The horse world is dazzling, brilliant, wholesome and innovative – look at the equestrian results at the Olympics, think about how much good horses do for people, consider new technology in tack and how clever the equine influenza vaccination is in identifying forthcoming strains, giving specific protection.

We have science on our side – so – the next thing we need to do is truly step up as an industry and play our part in the climate change emergency.

Today, it has been confirmed that climate campaigner, Greta Thunberg, will attend the 2021 United Nations Climate Change Conference in Glasgow (COP26) during the first two weeks of November, where it is hoped that countries of the world will finalise their national action plans to cut emissions under the Paris Agreement.

This Scottish conference is widely agreed to be THE pivotal moment in the fight against climate change.

This week Vogue launched a new Scandinavia edition, with Greta Thunberg stroking an Icelandic pony fronting the much vaunted debut issue.

We all know ourselves (although Greta would plead with us) that actions big and small from us as individuals, as well as governments, need to start right now. That the talking needs to lead to action and that how we manage our beautiful equines has a huge role to play.

On one level, you can find articles on the internet about equines being a carbon sink like a tree is, producing less methane than cows or sheep by not being a ruminant, and more controversially by being a selective grazer. Which is both good and bad – bad grazers rip grass and let weeds into the sward but by not eating too much tough herbage, the discerning equine palate positively helps reduce gas emissions. We need more research.

Then, there is the mountainous problem of horse pooh to consider. Another online article from the 2013 French Equine Research Day claimed that the average horse can produce nine tonnes of manure annually. So how we handle, dispose, compost and recycle both the dung and the equine corpse at the end of the day matters.

Leading organisations like The Pony Club and The BHS have caring for the environment in their core values and on the whole our industry has greenness (nature, grass, fresh air) at its core too – but as individuals there is so much more we can think about today;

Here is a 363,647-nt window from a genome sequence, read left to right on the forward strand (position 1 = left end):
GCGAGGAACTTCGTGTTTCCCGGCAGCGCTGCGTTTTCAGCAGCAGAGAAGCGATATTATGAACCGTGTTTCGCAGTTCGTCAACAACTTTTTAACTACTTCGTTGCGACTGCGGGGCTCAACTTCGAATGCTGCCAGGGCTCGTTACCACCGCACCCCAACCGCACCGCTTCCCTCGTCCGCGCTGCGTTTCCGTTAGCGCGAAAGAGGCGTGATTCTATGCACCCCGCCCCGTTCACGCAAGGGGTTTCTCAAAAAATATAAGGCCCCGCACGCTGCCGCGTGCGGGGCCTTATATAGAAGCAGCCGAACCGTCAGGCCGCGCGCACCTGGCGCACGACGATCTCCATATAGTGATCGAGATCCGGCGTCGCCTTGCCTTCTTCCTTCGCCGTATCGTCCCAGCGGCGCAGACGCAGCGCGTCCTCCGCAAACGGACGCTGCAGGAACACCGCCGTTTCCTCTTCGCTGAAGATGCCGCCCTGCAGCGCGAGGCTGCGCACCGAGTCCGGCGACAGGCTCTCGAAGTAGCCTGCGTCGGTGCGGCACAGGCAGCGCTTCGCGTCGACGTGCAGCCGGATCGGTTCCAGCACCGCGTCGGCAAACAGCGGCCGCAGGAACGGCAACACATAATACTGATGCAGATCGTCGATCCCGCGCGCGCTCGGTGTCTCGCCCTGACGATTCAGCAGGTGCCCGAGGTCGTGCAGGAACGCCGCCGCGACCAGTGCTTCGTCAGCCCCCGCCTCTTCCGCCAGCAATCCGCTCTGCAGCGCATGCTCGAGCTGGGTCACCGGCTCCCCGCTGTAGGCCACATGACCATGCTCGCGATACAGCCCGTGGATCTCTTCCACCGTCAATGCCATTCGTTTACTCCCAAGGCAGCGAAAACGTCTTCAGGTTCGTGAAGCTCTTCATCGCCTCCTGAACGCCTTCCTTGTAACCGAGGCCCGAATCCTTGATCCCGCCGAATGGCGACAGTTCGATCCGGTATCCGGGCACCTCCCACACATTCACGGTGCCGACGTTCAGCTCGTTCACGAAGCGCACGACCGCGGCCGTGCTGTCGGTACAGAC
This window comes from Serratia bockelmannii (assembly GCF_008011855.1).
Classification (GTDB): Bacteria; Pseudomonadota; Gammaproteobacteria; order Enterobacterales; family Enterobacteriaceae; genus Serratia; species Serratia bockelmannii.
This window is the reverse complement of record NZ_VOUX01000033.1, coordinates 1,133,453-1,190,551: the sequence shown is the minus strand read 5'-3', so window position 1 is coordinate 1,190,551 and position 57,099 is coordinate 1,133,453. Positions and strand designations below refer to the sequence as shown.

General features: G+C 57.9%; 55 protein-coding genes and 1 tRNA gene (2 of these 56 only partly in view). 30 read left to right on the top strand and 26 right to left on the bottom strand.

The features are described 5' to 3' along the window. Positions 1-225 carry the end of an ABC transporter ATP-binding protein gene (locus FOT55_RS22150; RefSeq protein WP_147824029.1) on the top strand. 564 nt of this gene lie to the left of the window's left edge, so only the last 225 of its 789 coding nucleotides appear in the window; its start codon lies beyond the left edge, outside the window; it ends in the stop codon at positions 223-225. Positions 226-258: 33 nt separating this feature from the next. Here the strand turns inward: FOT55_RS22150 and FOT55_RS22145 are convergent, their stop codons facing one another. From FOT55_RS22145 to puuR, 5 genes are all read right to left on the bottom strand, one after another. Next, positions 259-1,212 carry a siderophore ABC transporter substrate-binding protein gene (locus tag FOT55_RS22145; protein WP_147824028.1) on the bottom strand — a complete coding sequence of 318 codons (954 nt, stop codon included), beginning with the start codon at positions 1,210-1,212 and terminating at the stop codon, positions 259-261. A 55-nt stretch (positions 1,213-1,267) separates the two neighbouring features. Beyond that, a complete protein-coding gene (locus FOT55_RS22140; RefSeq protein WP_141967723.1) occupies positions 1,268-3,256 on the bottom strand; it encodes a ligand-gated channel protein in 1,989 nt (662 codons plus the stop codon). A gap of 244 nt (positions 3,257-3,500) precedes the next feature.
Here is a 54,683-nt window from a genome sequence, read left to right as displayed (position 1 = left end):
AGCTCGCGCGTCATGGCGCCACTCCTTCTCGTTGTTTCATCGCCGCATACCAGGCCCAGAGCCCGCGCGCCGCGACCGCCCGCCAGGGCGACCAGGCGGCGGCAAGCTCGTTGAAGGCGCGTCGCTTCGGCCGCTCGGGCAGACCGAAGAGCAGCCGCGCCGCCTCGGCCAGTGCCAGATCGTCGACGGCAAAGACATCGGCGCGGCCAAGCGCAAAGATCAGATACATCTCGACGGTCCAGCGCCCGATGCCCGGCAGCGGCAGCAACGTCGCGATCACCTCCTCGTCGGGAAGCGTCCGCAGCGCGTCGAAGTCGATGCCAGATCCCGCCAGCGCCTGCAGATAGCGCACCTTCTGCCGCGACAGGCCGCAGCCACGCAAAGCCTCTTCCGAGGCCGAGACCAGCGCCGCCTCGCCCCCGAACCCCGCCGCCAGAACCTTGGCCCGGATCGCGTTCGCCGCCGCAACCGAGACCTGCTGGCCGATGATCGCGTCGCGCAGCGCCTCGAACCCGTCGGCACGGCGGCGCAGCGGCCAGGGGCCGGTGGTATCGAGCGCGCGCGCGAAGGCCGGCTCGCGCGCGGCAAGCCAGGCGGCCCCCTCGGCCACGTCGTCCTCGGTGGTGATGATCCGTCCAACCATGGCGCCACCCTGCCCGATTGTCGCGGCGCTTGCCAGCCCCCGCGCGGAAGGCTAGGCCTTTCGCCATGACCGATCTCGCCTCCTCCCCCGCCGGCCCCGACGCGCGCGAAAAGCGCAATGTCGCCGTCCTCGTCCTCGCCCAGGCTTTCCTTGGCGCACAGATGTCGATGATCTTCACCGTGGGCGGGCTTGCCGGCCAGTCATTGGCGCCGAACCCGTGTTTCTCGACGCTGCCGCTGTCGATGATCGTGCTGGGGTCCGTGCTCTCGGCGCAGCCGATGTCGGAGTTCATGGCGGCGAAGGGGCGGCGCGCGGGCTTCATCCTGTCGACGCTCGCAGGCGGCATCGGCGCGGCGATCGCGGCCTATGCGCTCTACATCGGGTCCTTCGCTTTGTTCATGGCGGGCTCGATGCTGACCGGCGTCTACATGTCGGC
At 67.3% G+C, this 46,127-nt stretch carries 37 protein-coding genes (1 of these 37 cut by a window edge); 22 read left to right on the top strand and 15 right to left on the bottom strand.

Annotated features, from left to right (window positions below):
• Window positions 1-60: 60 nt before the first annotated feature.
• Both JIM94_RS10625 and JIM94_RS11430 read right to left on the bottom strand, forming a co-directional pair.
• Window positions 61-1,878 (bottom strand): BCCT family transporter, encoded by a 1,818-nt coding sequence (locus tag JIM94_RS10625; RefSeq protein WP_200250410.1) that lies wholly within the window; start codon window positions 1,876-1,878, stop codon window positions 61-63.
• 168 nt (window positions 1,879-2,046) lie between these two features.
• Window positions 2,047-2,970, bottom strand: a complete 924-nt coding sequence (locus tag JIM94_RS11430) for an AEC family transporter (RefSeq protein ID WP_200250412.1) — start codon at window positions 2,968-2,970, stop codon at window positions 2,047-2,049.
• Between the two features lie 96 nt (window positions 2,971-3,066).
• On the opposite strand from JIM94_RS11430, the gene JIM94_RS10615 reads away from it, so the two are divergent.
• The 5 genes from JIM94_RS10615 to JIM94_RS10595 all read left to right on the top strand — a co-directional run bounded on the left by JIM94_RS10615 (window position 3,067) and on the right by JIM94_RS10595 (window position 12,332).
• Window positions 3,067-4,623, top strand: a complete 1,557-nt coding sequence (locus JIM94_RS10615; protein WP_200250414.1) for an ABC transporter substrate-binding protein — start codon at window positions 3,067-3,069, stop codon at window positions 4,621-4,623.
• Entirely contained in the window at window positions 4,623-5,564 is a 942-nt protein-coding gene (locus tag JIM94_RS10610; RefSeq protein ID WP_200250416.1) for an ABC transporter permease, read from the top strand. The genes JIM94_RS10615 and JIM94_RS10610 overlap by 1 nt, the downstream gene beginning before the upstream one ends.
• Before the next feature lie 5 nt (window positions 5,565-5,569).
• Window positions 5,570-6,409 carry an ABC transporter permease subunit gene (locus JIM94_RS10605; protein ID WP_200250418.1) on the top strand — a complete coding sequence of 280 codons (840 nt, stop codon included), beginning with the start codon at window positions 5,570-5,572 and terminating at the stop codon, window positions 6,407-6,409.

Pasture management matters, how we look after our patch of grass and grazing and use it efficiently without too much soil disturbance, controlling weeds without chemicals and looking at environment grazing systems. Can we produce some of our winter forage locally ourselves by being more efficient? Hay stooks might make a return.

Support biodiversity, create habitats, plant trees and hedges – when out riding avoid poaching and churning ground – simply think of the environment in all things we do on the earth with our ponies.

Could horses and ponies be used as transport instead of being transported constantly, next to man the horse is the animal that moves around most. Yet in society we see them horse logging and ploughing – how can we as an industry return to using simple horsepower from the horse? That’s a big question.

Building design, can we catch and save water, install solar panels or photovoltaics – allow equines to bring themselves in and out, create hard standings in gates and areas that get poached, avoid stagnant water and discourage disease spreading midges? Can we consume less energy, use solar lights or motion sensors so that lights are off when not needed?

Consider how we use chemicals, work with your vet to worm less, use testing – can we all go to the farrier in one place locally?

Repurpose, reuse, recycle, its wonderful to see micro businesses like equiexchange (so well used by the mothers of growing young riders) to recycle equestrian equipment – mend and make do and make discerning consumer decisions like choosing biodegradable packaging.

The time to start is now – the doomsday clock is currently set at 100 seconds to midnight, yet this vulnerability to climate change is something we as an industry can do something about.